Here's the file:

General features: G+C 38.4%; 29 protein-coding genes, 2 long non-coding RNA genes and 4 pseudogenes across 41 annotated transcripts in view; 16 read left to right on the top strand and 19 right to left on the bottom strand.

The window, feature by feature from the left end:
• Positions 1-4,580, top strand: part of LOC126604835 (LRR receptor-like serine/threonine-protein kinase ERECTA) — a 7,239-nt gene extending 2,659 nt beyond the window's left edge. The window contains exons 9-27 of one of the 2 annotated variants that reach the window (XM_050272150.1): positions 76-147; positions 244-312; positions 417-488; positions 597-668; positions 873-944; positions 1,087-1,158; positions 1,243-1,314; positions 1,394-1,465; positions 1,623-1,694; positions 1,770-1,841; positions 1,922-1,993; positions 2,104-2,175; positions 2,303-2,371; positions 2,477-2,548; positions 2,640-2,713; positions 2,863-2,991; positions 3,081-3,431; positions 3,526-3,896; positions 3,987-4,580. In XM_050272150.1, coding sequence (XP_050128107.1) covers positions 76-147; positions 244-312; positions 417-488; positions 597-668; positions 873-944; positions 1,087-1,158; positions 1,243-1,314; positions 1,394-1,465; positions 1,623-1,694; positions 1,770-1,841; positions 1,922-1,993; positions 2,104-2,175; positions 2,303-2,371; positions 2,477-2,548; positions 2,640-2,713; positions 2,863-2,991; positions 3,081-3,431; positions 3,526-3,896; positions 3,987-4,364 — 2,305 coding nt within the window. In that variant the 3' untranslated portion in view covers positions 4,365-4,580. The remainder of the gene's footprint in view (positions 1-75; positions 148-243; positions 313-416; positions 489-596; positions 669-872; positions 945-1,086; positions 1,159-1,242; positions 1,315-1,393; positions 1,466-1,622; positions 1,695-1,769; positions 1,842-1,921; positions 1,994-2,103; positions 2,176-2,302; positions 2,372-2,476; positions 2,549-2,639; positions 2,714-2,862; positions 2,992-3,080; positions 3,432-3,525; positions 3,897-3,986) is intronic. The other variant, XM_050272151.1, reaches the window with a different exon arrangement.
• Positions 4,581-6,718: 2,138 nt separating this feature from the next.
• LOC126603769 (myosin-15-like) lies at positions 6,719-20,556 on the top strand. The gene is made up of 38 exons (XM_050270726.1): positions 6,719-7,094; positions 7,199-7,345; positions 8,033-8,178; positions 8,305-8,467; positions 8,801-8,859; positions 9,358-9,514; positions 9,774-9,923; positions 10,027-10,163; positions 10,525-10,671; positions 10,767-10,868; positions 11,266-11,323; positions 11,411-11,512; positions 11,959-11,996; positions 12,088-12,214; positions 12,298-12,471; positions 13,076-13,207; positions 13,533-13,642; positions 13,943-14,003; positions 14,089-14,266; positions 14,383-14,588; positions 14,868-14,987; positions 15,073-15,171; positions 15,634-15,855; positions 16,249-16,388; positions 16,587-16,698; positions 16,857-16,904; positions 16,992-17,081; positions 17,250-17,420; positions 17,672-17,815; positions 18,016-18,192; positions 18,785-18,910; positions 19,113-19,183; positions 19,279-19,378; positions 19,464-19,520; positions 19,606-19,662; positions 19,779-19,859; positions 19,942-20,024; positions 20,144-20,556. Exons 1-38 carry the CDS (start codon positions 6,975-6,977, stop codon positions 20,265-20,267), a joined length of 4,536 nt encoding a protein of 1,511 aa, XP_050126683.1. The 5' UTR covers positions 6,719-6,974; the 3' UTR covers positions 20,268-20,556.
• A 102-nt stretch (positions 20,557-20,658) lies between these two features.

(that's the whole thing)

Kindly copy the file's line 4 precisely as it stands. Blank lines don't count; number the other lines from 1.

• Positions 4,581-6,718: 2,138 nt separating this feature from the next.